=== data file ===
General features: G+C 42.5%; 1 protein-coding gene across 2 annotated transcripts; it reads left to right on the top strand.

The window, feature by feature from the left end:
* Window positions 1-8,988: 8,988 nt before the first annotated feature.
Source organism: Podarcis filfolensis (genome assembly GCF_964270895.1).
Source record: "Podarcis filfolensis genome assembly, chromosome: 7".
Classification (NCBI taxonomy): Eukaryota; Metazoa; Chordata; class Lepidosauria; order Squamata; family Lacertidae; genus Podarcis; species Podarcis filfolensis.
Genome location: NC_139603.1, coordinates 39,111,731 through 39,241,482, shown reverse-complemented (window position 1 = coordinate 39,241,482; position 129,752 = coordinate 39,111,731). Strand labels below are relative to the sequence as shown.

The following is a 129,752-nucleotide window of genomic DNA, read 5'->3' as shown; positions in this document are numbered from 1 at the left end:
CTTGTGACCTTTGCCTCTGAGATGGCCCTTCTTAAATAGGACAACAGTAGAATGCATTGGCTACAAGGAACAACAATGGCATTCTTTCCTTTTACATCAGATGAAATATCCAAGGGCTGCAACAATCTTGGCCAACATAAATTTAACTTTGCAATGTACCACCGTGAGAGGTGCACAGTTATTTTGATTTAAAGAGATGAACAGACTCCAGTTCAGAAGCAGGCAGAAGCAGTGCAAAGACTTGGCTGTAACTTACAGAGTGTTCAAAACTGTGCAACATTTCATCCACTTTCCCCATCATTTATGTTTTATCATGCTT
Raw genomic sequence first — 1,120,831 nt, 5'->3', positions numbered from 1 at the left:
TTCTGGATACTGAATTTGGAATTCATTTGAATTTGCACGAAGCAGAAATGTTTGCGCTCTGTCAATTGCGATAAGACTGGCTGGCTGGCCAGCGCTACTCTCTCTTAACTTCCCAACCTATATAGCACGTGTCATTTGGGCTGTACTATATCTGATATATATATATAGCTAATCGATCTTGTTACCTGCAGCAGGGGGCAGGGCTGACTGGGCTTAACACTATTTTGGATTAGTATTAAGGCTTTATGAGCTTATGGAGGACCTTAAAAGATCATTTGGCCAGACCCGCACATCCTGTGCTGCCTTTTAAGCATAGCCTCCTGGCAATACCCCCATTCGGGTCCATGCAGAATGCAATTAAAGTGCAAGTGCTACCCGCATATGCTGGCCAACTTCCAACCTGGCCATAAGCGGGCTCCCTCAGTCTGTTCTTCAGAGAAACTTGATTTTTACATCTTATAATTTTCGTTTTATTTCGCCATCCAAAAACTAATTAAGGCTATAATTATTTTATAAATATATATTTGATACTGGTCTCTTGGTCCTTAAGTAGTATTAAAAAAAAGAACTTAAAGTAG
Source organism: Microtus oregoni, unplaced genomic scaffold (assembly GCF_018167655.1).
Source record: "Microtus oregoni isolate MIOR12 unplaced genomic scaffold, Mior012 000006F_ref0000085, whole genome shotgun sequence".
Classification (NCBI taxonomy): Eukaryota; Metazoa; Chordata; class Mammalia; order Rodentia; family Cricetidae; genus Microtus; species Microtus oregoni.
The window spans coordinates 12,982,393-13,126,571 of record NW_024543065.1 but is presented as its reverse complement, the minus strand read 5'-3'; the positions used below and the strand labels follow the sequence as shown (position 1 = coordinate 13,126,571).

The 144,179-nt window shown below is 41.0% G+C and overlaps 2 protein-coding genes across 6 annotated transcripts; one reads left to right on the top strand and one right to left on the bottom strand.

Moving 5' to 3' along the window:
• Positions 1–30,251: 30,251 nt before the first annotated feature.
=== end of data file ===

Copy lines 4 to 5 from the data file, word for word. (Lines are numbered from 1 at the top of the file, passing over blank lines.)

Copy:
Source organism: Podarcis filfolensis (genome assembly GCF_964270895.1).
Source record: "Podarcis filfolensis genome assembly, chromosome: 7".